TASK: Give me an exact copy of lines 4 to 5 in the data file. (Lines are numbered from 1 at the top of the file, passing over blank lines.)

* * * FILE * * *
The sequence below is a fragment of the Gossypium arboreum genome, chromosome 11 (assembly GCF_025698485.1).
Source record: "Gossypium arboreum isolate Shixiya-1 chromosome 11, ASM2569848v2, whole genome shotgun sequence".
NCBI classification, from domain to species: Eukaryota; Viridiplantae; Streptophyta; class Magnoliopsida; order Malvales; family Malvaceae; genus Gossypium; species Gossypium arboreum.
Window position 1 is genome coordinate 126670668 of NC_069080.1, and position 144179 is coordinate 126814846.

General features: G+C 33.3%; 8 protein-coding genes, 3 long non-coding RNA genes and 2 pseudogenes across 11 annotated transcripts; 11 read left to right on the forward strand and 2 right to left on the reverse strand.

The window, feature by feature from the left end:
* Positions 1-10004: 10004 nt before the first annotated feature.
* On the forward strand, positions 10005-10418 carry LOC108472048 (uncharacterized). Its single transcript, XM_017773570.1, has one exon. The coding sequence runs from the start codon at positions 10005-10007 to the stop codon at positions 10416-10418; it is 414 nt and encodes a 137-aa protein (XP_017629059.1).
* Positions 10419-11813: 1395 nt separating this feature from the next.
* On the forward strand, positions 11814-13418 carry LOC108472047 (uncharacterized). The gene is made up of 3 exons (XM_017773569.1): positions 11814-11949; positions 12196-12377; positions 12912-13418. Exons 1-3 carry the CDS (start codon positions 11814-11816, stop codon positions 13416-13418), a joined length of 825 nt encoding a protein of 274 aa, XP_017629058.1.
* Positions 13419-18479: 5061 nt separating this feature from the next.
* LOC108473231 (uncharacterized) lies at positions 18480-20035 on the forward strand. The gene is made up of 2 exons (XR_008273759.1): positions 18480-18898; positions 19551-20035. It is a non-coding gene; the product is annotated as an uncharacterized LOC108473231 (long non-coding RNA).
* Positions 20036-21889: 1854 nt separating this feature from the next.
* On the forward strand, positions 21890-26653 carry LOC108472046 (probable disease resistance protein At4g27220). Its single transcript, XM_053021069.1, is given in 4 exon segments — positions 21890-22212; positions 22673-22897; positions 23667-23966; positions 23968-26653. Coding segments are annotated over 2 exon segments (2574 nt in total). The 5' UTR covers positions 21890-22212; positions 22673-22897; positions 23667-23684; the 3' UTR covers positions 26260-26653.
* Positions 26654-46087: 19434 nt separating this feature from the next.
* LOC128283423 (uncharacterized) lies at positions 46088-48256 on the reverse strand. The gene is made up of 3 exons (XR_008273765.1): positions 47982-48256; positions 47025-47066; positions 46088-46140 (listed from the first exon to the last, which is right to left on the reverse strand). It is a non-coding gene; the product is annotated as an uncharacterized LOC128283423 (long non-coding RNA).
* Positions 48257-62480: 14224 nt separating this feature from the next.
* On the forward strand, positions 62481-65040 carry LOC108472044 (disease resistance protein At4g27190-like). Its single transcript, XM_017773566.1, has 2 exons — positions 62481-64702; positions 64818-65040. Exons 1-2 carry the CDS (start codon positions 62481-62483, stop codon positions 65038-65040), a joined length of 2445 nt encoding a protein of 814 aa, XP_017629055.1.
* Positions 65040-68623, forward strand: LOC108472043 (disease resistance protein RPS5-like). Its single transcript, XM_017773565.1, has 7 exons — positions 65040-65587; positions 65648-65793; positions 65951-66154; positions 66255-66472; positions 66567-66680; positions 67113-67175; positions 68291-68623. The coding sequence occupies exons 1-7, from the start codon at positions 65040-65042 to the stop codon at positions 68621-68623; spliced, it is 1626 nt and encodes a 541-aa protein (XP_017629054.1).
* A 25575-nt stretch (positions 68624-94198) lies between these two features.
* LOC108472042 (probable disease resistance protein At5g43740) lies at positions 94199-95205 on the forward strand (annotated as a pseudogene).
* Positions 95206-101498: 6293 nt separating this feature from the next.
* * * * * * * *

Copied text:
Window position 1 is genome coordinate 126670668 of NC_069080.1, and position 144179 is coordinate 126814846.

General features: G+C 33.3%; 8 protein-coding genes, 3 long non-coding RNA genes and 2 pseudogenes across 11 annotated transcripts; 11 read left to right on the forward strand and 2 right to left on the reverse strand.